CROYDON IN CRISIS: An estimated £100,000 has been spent so far repairing council flats in South Norwood. But tenants and their representatives are concerned about the poor standard of the works.
EXCLUSIVE by STEVEN DOWNES
Nearly 18 months since the appalling state of council flats in Regina Road caused a national scandal when exposed on national television, and some of Croydon’s tenants there report that their accommodation continues to be seriously sub-standard.
This is despite Croydon Council spending around £20,000 to fix the problems of leaks, damp and mould in just one of the flats.
The council has gone ahead with these works across the blocks, despite a report from independent surveyors last year that suggested that two of the three Regina Road tower blocks would struggle to meet Decent Homes Standards.
The council blocks on Regina Road, just off South Norwood High Street, were built in the 1960s by Wates; there are another 10 similar Wates blocks elsewhere in the borough.
The Regina Road blocks are 11 storeys tall and originally provided 44 flats in each.
Earlier this summer, one Regina Road family was rehoused – transferred from one damp and mouldy flat in block 58-108A to what was supposedly a refurbished flat in block 1-87, in a what council housing wonks describe as a “temporary decant”.
Despite assurances that all necessary work had been carried out in a £20,000 programme of works on the property, the family have already had to report broken window catches, water leaks in the kitchen and a faulty hot water system.
The flat has been subject to a visit from council staff in the housing repairs department together with Les Parry, a council tenant who serves as the vice-chair of the independent tenant and leaseholder panel that was established in the wake of the scandal last year.
“When visiting the refurbished flat, it was apparent that yet again both contractor and council had failed,” Parry told Inside Croydon.
During his visit, Parry also inspected another flat in the block, where contractors were still at work. He says that he found the contractors had created unsafe conditions and “a hazardous situation”, with power tools, sharp equipment and building materials left in the block’s foyer, blocking access to the homes.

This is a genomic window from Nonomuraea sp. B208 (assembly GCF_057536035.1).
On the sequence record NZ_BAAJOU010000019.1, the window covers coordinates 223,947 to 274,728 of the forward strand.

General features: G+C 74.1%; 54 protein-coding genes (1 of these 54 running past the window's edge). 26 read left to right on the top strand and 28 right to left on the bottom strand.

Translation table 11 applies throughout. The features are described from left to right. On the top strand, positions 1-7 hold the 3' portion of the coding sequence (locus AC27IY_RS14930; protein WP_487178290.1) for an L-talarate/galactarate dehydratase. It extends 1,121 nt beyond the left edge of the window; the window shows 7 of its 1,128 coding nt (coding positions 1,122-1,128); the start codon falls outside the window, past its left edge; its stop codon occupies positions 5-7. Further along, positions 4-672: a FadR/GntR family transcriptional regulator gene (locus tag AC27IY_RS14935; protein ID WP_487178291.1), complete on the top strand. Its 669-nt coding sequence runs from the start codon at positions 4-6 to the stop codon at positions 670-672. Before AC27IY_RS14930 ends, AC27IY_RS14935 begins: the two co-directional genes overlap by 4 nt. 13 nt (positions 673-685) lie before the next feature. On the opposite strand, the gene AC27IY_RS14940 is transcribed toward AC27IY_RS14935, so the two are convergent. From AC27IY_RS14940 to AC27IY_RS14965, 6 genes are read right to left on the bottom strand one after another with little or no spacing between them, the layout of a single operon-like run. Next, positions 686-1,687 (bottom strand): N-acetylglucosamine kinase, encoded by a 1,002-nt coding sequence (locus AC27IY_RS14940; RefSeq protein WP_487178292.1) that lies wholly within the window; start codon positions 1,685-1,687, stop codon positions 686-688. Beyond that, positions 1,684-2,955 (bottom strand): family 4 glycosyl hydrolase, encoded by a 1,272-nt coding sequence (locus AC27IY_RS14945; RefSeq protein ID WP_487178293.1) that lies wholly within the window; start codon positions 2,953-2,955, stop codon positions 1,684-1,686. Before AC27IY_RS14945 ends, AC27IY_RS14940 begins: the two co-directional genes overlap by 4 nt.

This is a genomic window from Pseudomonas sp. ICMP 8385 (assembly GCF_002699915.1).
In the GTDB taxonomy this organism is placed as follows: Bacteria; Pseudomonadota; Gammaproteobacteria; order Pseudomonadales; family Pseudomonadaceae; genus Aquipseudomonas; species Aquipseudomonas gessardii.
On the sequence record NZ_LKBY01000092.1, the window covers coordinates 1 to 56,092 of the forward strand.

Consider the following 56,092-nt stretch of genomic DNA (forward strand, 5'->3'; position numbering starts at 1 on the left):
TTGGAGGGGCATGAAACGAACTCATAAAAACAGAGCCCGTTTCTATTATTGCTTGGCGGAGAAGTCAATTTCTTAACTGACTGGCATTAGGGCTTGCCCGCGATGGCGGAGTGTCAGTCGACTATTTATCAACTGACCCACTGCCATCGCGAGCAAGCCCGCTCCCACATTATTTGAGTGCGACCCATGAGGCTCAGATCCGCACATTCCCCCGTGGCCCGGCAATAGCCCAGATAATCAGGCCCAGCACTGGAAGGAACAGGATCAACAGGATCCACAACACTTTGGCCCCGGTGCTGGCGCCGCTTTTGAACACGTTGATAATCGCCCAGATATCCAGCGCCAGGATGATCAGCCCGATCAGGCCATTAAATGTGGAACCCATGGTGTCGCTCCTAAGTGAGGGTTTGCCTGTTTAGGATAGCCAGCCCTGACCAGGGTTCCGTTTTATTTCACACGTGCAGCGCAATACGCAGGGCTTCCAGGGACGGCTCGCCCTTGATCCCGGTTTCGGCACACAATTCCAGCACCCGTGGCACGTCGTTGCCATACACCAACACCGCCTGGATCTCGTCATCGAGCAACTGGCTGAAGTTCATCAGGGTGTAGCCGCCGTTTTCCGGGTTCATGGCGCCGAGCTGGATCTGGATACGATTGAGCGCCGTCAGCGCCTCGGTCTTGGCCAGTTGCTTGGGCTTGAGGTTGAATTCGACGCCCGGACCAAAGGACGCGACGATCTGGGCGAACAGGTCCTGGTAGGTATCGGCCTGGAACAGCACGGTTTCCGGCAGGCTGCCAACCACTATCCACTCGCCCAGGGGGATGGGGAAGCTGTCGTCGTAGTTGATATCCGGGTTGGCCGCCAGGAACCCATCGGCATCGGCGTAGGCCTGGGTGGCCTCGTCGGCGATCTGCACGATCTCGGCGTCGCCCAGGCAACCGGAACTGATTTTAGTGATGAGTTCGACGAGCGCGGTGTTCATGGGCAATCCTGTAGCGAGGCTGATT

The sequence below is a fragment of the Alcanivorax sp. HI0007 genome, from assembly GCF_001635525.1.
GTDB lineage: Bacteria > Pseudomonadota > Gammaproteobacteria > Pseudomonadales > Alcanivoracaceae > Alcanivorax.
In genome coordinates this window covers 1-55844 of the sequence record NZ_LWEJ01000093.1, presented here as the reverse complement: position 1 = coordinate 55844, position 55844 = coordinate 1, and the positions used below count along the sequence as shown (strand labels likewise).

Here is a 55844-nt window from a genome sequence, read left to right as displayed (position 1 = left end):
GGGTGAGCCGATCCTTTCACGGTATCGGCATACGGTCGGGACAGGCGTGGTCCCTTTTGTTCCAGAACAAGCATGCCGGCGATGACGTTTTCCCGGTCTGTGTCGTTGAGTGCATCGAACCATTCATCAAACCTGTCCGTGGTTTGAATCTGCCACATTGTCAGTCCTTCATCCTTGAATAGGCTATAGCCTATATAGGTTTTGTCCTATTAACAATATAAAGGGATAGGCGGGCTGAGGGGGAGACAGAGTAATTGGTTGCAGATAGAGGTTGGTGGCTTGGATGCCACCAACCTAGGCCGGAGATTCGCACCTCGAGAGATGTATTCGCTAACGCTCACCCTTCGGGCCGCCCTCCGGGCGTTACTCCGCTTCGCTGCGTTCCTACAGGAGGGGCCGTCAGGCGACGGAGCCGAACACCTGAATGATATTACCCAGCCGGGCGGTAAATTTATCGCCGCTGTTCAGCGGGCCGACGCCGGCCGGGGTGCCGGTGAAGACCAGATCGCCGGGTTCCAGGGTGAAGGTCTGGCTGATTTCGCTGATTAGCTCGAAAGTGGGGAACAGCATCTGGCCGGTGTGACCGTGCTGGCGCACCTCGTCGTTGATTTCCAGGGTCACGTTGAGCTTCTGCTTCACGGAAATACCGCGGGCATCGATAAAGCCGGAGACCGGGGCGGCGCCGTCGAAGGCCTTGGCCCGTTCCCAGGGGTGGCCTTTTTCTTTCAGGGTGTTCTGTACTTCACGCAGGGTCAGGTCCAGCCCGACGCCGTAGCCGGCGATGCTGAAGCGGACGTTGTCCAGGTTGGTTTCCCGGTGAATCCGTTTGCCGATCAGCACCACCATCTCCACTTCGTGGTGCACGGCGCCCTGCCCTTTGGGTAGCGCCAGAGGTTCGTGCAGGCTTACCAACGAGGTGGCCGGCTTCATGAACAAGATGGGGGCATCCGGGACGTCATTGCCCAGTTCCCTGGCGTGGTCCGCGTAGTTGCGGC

The works have gone ahead despite an independent surveyors’ report last November, commissioned by the council to look at the condition of the buildings.
Rodge and Partners’ report said, “The assessment has concluded that a programme of repair works is required to key components across all three blocks, including roofs, external walls, windows and doors.
“Ridge and Partners believe that all three blocks would not meet Decent Homes Standards,” the report said.
Parry has raised his own concerns with the council. “I have made strong representations to the council on the issues of mould and damp treatment in the blocks and have asked what this entails,” Parry said.
“I have also asked what products are being used, do they have guarantees or warranties, and who is carrying the work out as this work will affect people’s health.”
Parry says that the council has told him that the work being done is for mould treatment only and “there were no guarantees or warranties on the products being used”.
With residents in the Regina Road blocks having been failed by the previous Labour administration, Parry is concerned that the new council under Mayor Jason Perry has “failed to involve tenants in the decisions made on this programme”.
Parry said, “There’s no clear lifespan for the treatments being used, so it’s very likely that the mould will return. The council has not commissioned any treatments for damp.
“At an approximate cost of £20,000 per flat, I approximate that current repairs expenditure is standing at in excess of £100,000 from the Housing Revenue Account. This is the people’s money, but there’s been no consultation of the tenant and leaseholder panel about this expenditure.”
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This is terribly disappointing news. The Council has at least demonstrated its willingness to fulfil its duties under the recently adopted Residents Charter, but it has laid bare its own crass incompetence to take properly thought-out action.
I repeat comments that I have made here before … that the Council should appropriate blocks of recently and almost completed flats (and especially those owned by Brick by Brick) in order to rehouse immediately residents of Regina Court whose properties are in a dire state. Surely they have emergency powers to do this? But if not, then surely the investors who own the new blocks will co-operate with the Council by giving their permission?
I worked in the building industry for over forty years, which included carrying out repairs/upgrading to council flats. This involved a schedule of work needed for each flat, a specification for the standard of work required, and checks before payment was made that works have been carried out in accordance with the contract. Omitting any of these stages results in shoddy workmanship, which has to be repaired again and again, costing far more than doing it correctly first time.
Have the Council got these procedures in place?